Cloud Computing Focus Of FTC Probe

According to the FTC's filings from last month, the federal agency is probing cloud computing and identity management as they relate to the nation's broadband implementation plan with the idea that the new technologies could create security and privacy concerns, especially in relation to how data is stored. The filings call cloud computing an "emerging business model" that requires a closer look.

The FTC shares jurisdiction over broadband Internet access and related content and applications with the FCC.

"The FTC staff presently is examining 'cloud computing' and its privacy and data security implications for consumers," David C. Vladeck, head of the FTC's consumer protection Bureau, wrote in the filing to the FCC.

Vladeck wrote that the FTC defines cloud computing as the provision of Internet-based computer services that allows businesses and consumers to use software and hardware located on remote computer networks operated by third parties.

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"Because cloud computing has the potential to reduce the need for businesses and consumers to purchase, operate and maintain software and hardware themselves, it may be a less costly way for them to manage, store and use data," Vladeck wrote. "However, the storage of data on remote computers may also raise privacy and security concerns for consumers. For example, the ability of cloud computing services to collect and centrally store increasing amounts of consumer data, combined with the ease with which such centrally stored data may be shared with others, create a risk that larger amounts of data may be used by entities in ways not originally intended or understood by consumers."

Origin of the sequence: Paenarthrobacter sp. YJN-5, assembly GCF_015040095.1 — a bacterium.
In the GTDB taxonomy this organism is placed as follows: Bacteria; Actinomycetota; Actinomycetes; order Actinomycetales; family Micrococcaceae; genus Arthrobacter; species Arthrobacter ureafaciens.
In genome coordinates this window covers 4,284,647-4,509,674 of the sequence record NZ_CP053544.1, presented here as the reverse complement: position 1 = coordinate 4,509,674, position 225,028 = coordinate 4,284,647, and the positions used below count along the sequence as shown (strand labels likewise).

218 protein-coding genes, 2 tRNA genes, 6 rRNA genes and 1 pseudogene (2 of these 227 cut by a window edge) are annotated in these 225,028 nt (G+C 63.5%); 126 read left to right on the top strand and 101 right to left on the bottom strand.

The FTC already held one roundtable discussion late last year exploring the privacy challenges posed by recent technological advances, including cloud computing. Additional day-long roundtables are planned for Jan. 28 and March 17.

The FTC wrote that cloud computing and identity management -- including authentication and credentialing issues -- are key components of its privacy and data security program.

"Currently, the FTC is considering cloud computing and identity management as part of a broader initiative to re-examine various models to promote consumer privacy," Vladeck wrote.